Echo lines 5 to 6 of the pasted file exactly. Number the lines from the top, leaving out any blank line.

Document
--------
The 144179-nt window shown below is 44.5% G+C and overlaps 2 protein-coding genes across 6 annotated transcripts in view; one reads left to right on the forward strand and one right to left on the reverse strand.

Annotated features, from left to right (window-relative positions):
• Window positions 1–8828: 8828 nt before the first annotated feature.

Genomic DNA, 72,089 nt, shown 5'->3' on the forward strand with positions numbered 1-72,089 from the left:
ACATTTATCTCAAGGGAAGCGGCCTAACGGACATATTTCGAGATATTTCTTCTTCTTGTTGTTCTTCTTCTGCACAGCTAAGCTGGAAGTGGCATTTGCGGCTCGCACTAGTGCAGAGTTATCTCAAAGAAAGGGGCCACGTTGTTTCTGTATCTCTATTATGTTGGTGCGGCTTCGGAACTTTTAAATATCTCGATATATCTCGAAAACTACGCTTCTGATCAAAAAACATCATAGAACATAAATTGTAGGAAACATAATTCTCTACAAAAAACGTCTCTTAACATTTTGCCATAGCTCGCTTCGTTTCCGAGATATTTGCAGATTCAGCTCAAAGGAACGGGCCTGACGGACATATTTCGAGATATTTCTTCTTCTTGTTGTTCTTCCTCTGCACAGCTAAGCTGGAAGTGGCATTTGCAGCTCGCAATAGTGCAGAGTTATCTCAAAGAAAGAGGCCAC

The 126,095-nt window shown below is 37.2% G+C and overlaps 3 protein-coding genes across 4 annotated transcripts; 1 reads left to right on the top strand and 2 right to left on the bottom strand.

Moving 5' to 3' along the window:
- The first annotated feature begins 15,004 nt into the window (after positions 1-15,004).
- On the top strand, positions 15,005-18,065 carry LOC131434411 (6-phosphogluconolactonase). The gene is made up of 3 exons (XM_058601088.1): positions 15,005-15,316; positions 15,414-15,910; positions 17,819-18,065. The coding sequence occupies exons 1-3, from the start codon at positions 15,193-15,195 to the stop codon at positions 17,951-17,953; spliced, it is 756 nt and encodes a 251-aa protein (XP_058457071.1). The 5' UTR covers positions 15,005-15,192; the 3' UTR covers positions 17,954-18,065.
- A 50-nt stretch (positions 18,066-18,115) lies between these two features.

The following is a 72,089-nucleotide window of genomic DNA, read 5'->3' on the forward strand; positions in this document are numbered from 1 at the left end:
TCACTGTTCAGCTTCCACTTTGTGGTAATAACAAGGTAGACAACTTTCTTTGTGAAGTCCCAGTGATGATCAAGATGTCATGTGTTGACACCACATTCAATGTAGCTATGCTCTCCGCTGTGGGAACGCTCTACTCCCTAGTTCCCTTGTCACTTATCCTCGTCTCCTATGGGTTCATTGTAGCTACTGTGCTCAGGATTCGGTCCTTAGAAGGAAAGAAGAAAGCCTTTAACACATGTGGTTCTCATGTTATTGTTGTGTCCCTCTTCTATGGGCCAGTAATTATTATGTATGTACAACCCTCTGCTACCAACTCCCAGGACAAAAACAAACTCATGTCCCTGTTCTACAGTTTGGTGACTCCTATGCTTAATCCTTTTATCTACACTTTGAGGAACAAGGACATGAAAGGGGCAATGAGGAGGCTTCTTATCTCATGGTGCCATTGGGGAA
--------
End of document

ACATTTATCTCAAGGGAAGCGGCCTAACGGACATATTTCGAGATATTTCTTCTTCTTGTTGTTCTTCTTCTGCACAGCTAAGCTGGAAGTGGCATTTGCGGCTCGCACTAGTGCAGAGTTATCTCAAAGAAAGGGGCCACGTTGTTTCTGTATCTCTATTATGTTGGTGCGGCTTCGGAACTTTTAAATATCTCGATATATCTCGAAAACTACGCTTCTGATCAAAAAACATCATAGAACATAAATTGTAGGAAACATAATTCTCTACAAAAAACGTCTCTTAACATTTTGCCATAGCTCGCTTCGTTTCCGAGATATTTGCAGATTCAGCTCAAAGGAACGGGCCTGACGGACATATTTCGAGATATTTCTTCTTCTTGTTGTTCTTCCTCTGCACAGCTAAGCTGGAAGTGGCATTTGCAGCTCGCAATAGTGCAGAGTTATCTCAAAGAAAGAGGCCAC

The 126,095-nt window shown below is 37.2% G+C and overlaps 3 protein-coding genes across 4 annotated transcripts; 1 reads left to right on the top strand and 2 right to left on the bottom strand.